Still waiting for the hopeful part? Here it is: the end of our traditional ways of conducting business in the law — including many types of work off which we’ve been able to turn a profit — is not the end of the legal profession; it is not the end of lawyers. And not only can we look forward to more efficient and effective models emerging to replace the anachronistic and even harmful institutions that overstayed their development in the latter half of the 20th century, we can celebrate the fact that the law is already ahead of other legacy industries in transitioning to the new realities. Believe it or not, for all that the legal services marketplace has rightly been considered a graveyard of innovation, new models and approaches are flourishing all over the profession as examples and inspirations. Even if not all of them succeed — and most of them are looking pretty good — they’re assembling the foundation upon which the new legal profession will be built.
The law firms of the future will look a lot more like Valorem, Summit, Exemplar, Marque, and Virtual Law Partners than Thelen or Thacher. Or they’ll look more like Axiom, Paragon, Outside GC and Cognition, bypassing law firms altogether. Solos of the future will be powered by the likes of Virtual Law Office. Legal secretaries of the future will resemble Halo Secretarial. Legal periodicals of the future will look like LexMonitor. Legal research of the future will be done through entities like JD Supra and The Practical Law Company. Law schools of the future will copy Washington & Lee, Northwestern, or even more radically, Solo Practice University. Lawyer recruitment of the future will resemble DiscoverLaw. Legal software of the future will be provided online by the likes of RocketMatter. Legal associations of the future will look like Legal OnRamp. And this is just a handful of examples.
Thanks to some pioneers with vision and courage, the legal profession already has a set of templates for how to bring itself into the 21st century. We’ve already seeded the ground to replace the overgrown giants that will be blown down in the coming windstorm. And we’re actually in a better position than other legacy industries whose obliviousness to change, and fierce resistance to that change when it did come, fatally compromised not just their businesses, but also the professionals and skilled workers within their ranks. We can’t afford to let that happen in the law.
Make no mistake, there will still be casualties in our profession, lots of them. We’ll all be shaken at the speed with which many familiar institutions fall apart, especially large law firms. It was only a few months ago that the mainstream legal media was fawning over firms that generated $2 billion in annual revenue, another chapter in big firms’ history of garnering a disproportionate amount of attention and prestige within the profession. But just as General Motors is now a counter-example for how to run a business, some big law firms are at most a few short years away from sharing GM’s fate. The course of the next decade will also see some well-known law schools close their doors, some established legal service companies disappear, and some longstanding legal jobs simply cease to exist. This is going to be frightening, just as it was for newspaper publishers, record executives, book publishers and Detroit automakers before us.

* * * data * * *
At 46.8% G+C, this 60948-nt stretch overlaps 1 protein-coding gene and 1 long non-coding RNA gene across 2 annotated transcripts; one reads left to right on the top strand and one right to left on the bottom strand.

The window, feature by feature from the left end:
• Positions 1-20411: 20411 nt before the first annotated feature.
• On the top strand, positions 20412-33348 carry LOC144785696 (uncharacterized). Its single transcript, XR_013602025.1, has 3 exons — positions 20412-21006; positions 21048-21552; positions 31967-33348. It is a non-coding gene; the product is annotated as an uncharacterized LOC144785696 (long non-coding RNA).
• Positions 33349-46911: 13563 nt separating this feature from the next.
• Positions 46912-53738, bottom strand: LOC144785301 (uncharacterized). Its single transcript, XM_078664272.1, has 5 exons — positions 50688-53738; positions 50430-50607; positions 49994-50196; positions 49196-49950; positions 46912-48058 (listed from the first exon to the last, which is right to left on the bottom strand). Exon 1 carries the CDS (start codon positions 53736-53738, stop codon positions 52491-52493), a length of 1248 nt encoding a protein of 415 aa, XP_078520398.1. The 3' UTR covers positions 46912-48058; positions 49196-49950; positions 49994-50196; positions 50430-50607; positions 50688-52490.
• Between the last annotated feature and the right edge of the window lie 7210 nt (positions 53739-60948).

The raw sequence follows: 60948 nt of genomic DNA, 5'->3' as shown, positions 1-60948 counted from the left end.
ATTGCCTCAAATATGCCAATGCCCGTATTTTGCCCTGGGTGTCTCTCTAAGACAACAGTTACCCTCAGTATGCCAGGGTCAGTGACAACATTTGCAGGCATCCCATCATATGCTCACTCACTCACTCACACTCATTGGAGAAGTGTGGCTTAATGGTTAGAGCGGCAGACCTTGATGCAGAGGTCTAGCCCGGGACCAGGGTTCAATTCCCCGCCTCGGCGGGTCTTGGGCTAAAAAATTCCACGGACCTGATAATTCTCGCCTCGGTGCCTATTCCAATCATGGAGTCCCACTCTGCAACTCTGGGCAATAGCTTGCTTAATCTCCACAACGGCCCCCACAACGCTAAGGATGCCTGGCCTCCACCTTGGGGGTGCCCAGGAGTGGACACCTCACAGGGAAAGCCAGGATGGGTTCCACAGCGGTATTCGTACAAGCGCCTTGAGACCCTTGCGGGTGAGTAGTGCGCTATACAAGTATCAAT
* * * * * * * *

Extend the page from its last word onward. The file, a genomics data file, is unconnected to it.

But the upheavals to come, painful as they will be, will also invest our rigid, reactionary profession with unprecedented dynamism and fluidity, making real change possible, if not inevitable. The next several years will give us our best chance to remake the law into the kind of profession we all wish it were but have given up thinking it ever could become. This is exactly the time for us to identify and isolate what we really value about the legal profession, save and shelter it from the coming storm, and use today’s innovative blueprints to rebuild tomorrow’s legal services environment with these values as its foundation.
People will always need lawyers, and lawyers will still be here to do what we do best: counsel, advise, advocate, analyze, facilitate and connect. The legal profession will be transformed, but if we do this right — and I know we can — the transformation will be a regeneration: stripping away the obsolete and counterproductive and elevating the best of what the law and lawyers hold at their heart: service to clients, the community, and the greater good.
We won’t recognize the legal profession of January 2014. Or then again, at its core, maybe we will.
Happy new year.